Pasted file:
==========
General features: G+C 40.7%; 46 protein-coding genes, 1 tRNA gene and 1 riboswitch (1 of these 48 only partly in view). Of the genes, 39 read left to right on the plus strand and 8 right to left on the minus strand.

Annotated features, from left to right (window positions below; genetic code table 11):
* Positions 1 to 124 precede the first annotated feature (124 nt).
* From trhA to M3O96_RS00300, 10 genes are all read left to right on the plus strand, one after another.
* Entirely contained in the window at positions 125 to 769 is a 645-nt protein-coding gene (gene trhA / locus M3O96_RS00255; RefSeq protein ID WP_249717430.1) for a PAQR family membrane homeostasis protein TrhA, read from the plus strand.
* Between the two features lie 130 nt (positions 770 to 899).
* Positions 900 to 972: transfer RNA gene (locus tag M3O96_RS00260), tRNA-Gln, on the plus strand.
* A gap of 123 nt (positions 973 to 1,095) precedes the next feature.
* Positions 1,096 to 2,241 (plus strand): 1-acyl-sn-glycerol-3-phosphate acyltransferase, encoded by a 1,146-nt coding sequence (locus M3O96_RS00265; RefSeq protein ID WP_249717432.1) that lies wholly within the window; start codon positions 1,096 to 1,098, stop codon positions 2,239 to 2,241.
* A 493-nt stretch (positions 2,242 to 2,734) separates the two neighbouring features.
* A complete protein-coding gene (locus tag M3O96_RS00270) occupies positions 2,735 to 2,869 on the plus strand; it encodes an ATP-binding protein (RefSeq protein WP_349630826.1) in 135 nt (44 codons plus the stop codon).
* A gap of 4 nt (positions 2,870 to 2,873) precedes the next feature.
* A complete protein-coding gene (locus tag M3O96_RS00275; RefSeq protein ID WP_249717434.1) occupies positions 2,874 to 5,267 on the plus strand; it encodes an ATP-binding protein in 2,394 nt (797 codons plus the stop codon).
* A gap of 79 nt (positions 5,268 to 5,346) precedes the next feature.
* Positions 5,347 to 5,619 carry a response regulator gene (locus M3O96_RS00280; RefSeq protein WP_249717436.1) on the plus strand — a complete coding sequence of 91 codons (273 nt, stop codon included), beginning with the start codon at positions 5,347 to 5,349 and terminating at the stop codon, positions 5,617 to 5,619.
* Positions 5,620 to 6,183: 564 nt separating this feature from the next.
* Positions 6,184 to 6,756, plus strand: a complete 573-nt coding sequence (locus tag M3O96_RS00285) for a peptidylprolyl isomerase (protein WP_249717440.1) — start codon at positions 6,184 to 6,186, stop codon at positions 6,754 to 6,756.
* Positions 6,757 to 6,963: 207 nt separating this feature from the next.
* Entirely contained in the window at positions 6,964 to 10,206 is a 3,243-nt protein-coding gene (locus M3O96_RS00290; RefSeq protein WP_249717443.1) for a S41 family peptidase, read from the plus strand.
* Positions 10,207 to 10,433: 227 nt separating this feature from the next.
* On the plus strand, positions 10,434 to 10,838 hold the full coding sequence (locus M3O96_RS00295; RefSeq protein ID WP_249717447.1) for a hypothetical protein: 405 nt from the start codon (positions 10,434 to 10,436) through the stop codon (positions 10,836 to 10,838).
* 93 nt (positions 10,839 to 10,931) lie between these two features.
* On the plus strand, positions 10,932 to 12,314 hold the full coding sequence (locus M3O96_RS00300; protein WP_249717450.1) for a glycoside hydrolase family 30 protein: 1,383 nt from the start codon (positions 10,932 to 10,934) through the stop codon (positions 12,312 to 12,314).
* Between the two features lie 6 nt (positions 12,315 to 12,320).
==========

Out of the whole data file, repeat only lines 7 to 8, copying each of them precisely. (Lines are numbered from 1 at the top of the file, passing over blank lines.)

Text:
* Positions 900 to 972: transfer RNA gene (locus tag M3O96_RS00260), tRNA-Gln, on the plus strand.
* A gap of 123 nt (positions 973 to 1,095) precedes the next feature.